Transient ischemic attack (TIA) in elderly: Causes, symptoms, and treatment

By: Dr. Victor Marchione | Heart Attack and Stroke | Thursday, September 29, 2016 - 02:00 PM

transient ischemic attack TIA mini-stroke
A transient ischemic attack (TIA) is a type of stroke that lasts for a short period of time and does not result in long-lasting damage. Often referred to as mini-stroke, a TIA is temporary, only lasting a few minutes.

A mini-stroke should always be taken seriously, as it could be a warning sign for the impending stroke later on. A TIA often indicates that another stroke of a greater severity can occur within the next year. On the other hand, experiencing a TIA can prompt you to take your health under control, making the necessary lifestyle adjustments in order to improve your cardiovascular outcomes and prevent future strokes.

Causes and symptoms of a transient ischemic attack (TIA) in elderly

A transient ischemic attack, or mini-stroke, takes place when a blood clot temporarily blocks the flow of blood to the brain. There are numerous reasons why a blood clot may form, such as plaque buildup along the arteries, hypertension, or diabetes. Additionally, a blood clot can form in one part of the body and then move up towards to the brain.

Symptoms of a TIA include:

  • Sudden numbness or tingling, weakness, or loss of movement in your face, arms, or legs – particularly on one side of your body
  • Sudden vision loss
  • Difficulty speaking
  • Sudden confusion
  • Sudden problems with walking or standing

The moment you experience any of these symptoms or notice someone experiencing them, call 911 right away.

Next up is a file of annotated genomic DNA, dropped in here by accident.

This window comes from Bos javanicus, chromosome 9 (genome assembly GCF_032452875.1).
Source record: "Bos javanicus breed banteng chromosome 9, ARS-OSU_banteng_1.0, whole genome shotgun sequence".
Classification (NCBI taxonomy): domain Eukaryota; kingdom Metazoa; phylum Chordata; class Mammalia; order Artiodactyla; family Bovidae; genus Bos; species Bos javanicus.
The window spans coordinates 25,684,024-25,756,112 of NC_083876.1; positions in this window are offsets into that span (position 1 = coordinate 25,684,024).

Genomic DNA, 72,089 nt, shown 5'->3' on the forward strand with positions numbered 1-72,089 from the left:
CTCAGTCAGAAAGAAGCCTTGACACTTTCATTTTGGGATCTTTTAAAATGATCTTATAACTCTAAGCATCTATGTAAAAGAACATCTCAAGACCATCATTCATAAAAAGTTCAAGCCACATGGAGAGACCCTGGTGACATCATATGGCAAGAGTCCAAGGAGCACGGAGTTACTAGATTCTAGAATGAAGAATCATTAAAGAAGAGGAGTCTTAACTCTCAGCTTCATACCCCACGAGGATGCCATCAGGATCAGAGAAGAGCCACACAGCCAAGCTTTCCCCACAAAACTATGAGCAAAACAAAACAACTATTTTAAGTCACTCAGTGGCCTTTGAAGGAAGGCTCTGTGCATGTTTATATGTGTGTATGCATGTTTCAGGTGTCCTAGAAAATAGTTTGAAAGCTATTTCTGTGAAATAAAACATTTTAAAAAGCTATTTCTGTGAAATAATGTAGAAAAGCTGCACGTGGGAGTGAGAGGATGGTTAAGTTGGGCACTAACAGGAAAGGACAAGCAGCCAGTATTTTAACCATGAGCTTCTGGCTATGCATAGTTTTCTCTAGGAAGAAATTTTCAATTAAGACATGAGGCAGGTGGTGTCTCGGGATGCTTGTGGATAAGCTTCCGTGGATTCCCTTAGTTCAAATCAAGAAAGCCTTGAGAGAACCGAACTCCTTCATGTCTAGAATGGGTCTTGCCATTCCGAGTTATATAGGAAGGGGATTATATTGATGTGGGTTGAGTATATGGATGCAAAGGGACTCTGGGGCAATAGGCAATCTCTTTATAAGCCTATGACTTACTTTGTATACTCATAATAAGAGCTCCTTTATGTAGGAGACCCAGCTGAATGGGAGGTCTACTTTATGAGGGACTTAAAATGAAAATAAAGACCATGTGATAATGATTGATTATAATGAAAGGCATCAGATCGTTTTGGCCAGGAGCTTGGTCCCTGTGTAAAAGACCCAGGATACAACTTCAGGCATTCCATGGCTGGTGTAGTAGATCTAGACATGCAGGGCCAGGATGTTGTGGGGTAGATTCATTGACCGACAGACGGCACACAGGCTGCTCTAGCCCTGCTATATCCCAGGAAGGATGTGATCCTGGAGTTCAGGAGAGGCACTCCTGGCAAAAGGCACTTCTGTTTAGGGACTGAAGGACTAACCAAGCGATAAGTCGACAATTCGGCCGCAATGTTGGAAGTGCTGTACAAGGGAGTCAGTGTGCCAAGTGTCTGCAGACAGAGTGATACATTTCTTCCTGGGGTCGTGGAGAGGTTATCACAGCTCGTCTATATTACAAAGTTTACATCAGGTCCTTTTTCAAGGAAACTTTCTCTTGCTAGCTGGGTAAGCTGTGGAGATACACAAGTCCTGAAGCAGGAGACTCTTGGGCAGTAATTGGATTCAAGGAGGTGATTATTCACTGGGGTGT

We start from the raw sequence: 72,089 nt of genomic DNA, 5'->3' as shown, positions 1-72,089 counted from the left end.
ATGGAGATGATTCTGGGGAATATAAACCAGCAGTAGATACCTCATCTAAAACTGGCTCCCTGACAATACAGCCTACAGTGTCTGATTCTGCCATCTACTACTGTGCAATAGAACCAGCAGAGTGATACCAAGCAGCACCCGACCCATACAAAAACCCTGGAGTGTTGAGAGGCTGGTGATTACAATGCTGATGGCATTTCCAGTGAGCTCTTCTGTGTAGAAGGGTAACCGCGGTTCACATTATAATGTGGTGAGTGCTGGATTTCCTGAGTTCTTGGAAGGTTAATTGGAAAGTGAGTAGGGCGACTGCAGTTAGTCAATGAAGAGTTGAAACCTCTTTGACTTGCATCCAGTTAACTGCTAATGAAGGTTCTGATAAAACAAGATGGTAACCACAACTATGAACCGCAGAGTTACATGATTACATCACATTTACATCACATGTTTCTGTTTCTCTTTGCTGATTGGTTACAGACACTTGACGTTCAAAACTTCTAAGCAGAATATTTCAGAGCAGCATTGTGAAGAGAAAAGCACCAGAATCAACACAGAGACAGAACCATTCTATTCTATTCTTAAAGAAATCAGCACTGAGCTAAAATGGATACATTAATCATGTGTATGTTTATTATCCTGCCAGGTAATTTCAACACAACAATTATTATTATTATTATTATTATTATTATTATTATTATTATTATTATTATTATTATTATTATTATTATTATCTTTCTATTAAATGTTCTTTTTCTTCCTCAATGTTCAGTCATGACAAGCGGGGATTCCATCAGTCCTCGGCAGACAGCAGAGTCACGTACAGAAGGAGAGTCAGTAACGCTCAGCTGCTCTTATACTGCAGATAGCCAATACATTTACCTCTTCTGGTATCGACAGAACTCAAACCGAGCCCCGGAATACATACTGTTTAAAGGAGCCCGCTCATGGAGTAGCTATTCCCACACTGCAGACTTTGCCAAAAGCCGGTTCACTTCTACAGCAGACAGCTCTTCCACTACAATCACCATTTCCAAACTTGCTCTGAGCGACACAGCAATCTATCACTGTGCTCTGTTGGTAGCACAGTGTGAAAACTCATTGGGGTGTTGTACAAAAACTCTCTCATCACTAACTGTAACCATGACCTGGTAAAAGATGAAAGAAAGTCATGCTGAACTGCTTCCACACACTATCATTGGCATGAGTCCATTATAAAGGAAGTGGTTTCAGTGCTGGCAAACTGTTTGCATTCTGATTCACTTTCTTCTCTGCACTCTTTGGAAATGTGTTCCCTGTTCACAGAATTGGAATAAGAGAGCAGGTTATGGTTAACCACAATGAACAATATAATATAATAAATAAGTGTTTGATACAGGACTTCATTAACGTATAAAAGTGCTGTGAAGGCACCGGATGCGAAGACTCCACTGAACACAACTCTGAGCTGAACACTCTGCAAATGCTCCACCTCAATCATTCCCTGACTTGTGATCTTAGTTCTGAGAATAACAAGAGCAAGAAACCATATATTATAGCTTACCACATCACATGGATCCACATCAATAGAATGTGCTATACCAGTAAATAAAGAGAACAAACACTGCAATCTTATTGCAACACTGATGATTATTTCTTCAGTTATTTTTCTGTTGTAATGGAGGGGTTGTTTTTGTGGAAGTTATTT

Treatment options and home remedies for a transient ischemic attack

Smoking cessation may help you make friendsEven though the effects of mini-stroke are short-lived and often don’t result in lasting damage, receiving treatment and making the appropriate lifestyle adjustments is still important to prevent the risk of a more serious stroke.

Lifestyle changes involve following a heart-healthy diet low in salt and high in fiber, eating plenty of fruits and vegetables, exercising regularly, quitting smoking, and limiting alcohol consumption.

Your doctor may also recommend medications for high blood pressure or cholesterol as both conditions can increase your risk of a future stroke.

If you haven’t exercised in a while, there are some important tips to consider. For starters, always remember to warm up and cool down, or else you are putting yourself at a higher risk for injury.

When choosing a physical activity, it’s important to consider your capabilities as well as preferences. You may want to start off slowly with some walking, swimming, household chores, yoga, and tai chi. Over time, you can build yourself up to engage in more vigorous activities like dancing or even aerobics. It’s important to find a type of exercise that you enjoy to give yourself a greater incentive to commit to your health goals. You may also want to solicit help from your friends as a motivation to work out together.

Exercise is a great way to help reduce your risk of stroke. Not only does it keep your heart healthy, but it also keeps in check other risk factors that can contribute to stroke, such as weight, blood pressure, and cholesterol, to name a few.

Working closely with your doctor will help you assess your risk of a future stroke and develop an effective prevention strategy.


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